05 August 2016

Timber by its very nature is strong and weathers well, especially timber used for the external building envelope. However all timber, regardless of its use, can be affected by poor storage on site.

It may seem obvious but correct storage of batten, from the manufacturer, at the merchant and then on site, will help reduce site wastage and ensure that your timber is installed ‘fit for purpose’.

BS8000-6: 2013 Workmanship on Building Sites – Code of practice for slating and tiling of roofs and walls give clear guidance and sets out good practice

Roofing Batten

On site battens should always be stored on bearers, spaced so that twisting and sagging is prevented and protected from water saturation. In the yard they can be stored in a similar manner. Care should be taken with stock rotation so that no pack gets left unturned at the back.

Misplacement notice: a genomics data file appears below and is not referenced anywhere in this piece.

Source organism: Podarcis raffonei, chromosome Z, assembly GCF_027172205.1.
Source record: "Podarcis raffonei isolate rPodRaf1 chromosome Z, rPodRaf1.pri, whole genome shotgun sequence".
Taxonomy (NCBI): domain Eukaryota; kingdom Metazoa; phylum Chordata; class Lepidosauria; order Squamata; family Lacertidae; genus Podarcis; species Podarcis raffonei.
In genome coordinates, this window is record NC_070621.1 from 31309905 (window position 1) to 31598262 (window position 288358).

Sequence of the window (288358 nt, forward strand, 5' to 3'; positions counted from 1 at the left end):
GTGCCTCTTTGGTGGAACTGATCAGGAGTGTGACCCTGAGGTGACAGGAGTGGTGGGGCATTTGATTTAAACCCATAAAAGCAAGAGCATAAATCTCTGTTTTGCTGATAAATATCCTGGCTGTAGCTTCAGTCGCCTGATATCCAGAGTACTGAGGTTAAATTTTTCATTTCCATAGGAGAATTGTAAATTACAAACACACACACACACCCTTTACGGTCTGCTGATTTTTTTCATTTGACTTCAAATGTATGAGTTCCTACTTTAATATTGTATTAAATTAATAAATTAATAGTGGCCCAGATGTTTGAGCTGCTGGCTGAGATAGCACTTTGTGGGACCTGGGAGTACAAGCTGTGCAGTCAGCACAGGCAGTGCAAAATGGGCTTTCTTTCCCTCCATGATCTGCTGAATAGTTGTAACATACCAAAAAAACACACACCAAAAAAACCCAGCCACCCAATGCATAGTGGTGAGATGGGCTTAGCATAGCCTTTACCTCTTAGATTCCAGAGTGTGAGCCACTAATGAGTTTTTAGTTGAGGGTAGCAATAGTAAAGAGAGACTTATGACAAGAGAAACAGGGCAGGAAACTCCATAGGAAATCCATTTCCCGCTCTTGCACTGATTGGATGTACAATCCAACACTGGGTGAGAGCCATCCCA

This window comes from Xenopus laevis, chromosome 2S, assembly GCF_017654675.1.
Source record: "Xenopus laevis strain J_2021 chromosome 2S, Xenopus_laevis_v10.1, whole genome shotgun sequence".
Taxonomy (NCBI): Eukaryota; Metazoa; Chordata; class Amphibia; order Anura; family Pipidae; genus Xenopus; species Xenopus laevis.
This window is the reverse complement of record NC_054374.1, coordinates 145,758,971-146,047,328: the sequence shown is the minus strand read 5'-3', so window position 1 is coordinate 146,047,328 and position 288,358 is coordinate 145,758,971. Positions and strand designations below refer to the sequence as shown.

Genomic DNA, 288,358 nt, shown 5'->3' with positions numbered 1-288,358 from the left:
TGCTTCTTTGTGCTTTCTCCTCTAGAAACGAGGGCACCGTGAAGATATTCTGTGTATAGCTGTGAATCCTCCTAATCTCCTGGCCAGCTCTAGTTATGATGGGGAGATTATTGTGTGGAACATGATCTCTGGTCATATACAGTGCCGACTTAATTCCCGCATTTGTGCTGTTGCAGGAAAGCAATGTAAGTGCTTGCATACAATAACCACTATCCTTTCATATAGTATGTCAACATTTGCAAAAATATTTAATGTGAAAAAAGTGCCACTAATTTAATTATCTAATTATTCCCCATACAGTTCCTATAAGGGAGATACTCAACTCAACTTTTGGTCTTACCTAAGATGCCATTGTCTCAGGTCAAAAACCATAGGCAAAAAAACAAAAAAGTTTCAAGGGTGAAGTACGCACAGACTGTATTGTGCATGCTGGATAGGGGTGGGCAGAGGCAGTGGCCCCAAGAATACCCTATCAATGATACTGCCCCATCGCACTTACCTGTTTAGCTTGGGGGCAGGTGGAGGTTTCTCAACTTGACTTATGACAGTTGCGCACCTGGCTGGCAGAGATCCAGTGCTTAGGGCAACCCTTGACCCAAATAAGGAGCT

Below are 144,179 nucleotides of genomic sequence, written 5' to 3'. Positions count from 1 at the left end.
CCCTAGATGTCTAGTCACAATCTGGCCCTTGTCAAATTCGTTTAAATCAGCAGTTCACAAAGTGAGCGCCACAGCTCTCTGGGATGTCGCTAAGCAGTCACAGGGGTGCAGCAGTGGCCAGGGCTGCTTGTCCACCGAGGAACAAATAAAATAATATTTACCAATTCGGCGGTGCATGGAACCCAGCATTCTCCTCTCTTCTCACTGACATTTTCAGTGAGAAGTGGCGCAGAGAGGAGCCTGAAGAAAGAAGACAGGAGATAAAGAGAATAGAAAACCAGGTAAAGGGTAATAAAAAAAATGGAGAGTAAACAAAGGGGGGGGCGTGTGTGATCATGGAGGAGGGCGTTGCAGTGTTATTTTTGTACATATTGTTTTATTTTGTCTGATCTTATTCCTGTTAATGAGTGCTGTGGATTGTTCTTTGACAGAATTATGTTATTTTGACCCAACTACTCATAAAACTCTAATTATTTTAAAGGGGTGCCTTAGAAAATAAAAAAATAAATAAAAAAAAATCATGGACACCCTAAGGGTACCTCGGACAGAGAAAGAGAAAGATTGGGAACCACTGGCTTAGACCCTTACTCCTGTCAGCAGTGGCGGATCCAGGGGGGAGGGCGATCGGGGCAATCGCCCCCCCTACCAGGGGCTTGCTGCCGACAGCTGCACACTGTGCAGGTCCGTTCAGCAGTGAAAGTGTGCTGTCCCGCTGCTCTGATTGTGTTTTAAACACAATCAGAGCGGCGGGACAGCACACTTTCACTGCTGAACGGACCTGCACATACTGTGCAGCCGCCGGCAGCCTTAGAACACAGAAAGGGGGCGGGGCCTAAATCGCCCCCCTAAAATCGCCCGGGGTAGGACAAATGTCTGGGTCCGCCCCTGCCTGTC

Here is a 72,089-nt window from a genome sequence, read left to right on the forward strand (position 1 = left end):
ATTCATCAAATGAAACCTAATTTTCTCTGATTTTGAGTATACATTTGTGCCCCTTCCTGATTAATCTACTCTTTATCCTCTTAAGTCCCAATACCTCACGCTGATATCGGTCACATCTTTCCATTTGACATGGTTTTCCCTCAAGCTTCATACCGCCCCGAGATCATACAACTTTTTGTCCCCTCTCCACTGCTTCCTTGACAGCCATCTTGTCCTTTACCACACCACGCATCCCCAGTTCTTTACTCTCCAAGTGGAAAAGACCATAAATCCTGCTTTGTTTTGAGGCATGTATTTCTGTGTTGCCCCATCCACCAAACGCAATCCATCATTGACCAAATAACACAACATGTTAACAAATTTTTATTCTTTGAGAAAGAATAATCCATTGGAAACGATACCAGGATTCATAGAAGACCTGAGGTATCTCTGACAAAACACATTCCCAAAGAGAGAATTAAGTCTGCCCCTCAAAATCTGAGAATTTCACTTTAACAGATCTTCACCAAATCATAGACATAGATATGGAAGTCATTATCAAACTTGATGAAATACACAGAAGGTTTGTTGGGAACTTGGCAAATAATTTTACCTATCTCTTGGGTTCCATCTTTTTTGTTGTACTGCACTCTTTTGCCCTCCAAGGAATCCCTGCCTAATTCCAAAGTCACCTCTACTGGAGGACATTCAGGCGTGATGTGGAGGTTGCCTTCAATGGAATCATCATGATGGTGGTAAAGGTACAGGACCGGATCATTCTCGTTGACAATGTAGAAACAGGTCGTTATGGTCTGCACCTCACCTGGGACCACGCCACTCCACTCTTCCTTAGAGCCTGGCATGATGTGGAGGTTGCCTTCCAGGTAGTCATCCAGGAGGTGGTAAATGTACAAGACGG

Marley Eternit puts a mouldicide in the treatment to prevent the ‘black spotting’ that occurs when timbers gets wet and/or ‘sweats’. Ideally battens should be protected from the weather or can be stored in racks that have a roof.

Western Red Cedar Shingles

On site shingles should be stored in place on a firm, even base free from soiling, and stored close to the building to avoid excessive handling. Again, yard storage would be similar to battens with the product being protected from the weather.

Excessive weathering simply discolours the timber and makes the product look less attractive

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